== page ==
Ageing Gracefully: Skin Care in Your 20s, 30s, 40s, and Beyond
How to keep your skin looking great!
Invest some time and care!
Everyone wants to have younger looking skin. Unfortunately, even the most expensive skin care products, with all their claims of ‘reducing the appearance of fine lines and wrinkles’, can’t turn back the years. However, don’t despair! There are steps that we can all take to make sure our skin looks healthy and vibrant and stays wrinkle-free for longer. All we’ve got to do is invest some time and care in looking after it.
It is important to understand the basic function of our skin in order to look after it properly. The skin is our body’s largest organ and comprises three major layers:
The Epidermis: This layer has five sub-layers; the outer layer consists of mainly dead cells which are continuously shed and replaced by cells beneath. The epidermis is also responsible for ‘water proofing’ your skin, protecting your skin from potential invasion of microbes and generate new skin cells which move from the deep layer of the epidermis to the outer layer, where they are eventually shed.
The Dermis: Is the ‘middle layer of the skin and is composed of connective tissue containing collagen and elastin. The dermis is thick in the palms and soles and very thin in the eyelids. It contains blood vessels, nerves, glands, and hair follicles.
The Subcutaneous layer: This layer consists of areolar and adipose tissue. Fibres from the dermis extend down into the subcutaneous layer and anchor the skin to it. The subcutaneous layer, in turn, attaches to underlying tissues and organs.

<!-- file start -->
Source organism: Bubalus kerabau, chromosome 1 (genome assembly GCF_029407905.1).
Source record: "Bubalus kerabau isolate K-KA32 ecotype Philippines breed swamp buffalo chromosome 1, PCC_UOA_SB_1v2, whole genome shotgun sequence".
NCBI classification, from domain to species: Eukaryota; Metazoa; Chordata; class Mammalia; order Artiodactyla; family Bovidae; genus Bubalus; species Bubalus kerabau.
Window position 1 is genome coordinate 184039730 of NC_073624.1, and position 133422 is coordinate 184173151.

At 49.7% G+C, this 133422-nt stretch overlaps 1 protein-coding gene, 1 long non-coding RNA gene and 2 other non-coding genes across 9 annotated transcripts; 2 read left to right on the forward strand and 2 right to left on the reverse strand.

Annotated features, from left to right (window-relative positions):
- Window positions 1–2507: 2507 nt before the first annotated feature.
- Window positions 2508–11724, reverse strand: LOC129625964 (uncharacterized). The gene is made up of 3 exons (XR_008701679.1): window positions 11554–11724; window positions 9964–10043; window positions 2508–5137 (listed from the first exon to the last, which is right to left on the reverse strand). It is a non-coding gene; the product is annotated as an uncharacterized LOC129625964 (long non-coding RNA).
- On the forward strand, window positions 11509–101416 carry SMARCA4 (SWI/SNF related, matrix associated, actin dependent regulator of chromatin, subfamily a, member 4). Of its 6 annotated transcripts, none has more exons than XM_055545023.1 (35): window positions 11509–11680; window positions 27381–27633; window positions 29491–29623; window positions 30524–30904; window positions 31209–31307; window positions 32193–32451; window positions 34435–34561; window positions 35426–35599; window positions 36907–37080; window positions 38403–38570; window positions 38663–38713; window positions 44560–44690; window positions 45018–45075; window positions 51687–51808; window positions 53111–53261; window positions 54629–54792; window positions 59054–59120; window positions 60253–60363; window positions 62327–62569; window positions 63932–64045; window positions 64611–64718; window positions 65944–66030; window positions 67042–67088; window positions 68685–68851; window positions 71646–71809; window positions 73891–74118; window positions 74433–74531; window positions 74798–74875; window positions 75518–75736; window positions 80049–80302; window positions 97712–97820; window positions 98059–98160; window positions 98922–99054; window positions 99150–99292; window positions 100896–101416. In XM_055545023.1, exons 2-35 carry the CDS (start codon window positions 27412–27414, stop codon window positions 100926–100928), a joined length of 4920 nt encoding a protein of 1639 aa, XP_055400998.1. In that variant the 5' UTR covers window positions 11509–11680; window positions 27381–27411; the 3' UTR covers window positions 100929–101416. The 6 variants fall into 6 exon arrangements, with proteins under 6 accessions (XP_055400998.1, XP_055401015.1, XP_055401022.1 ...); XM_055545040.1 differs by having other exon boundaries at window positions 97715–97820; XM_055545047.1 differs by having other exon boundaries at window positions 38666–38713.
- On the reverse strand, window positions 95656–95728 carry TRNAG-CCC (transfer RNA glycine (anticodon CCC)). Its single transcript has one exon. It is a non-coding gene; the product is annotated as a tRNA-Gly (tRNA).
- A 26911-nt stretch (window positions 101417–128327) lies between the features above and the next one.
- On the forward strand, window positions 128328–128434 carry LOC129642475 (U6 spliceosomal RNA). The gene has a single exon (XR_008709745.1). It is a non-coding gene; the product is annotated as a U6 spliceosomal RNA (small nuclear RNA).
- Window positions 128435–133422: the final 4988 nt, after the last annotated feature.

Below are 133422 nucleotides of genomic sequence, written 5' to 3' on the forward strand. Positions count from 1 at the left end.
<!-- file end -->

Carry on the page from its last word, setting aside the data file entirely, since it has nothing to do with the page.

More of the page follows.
Ageing of the skin
There are several factors influencing how quickly our skin ages, ranging from genetic factors, your natural skin type, as well as external factors such as exposure to sunlight, environmental factors and whether you smoke or not. In general, pale skins wrinkle faster than darker skins, which are protected by increased amounts of pigment and lipids.
Another vital factor is, of course, our age. Our skin looks and functions very differently at 20 as opposed to when we are 60.
Below you’ll see a skin care plan of how to look after your skin as the decades go by and how to adapt your skin care regime accordingly.
Your 20s is a great time for your skin. You’ve left behind the adolescence acne and your skin has a radiant, youthful glow and the epidermis is well toned.
However, this is not the time to be complacent. In your 20s skin cell renewal drops by up to 28 percent, dead skin cells are not as easily shed and external factors are starting to have a greater impact, leaving your skin slightly duller.
According to dermatologists, 80 percent of all ageing can be directly related to exposure to sunlight. Therefore, it is a good idea to avoid the mid-day sun, or if you have to be out in the heat of the day, then cover up. Penetrating UV rays will start to damage collagen fibres and elastin coils in your skin.
Smoking is one factor you can control and now would be a good time to quit. Smoking inhibits oxygen getting to the outer layer of your skin and has a premature ageing effect. In addition, smoking can cause fine lines around the mouth over the years and this is to be avoided if you want to keep your good looks.
By the time you get to your 30s skin cell turnover has slowed. Environmental damage from pollution, smoke and sunlight are starting to take their toll on the dermis, causing collagen fibres to loosen so that skin starts to loose its tone and develop fine lines and wrinkles. When you smile, subcutaneous fat forms ridges and refuse to bounce back as readily as it once did. Your first wrinkles may start to appear.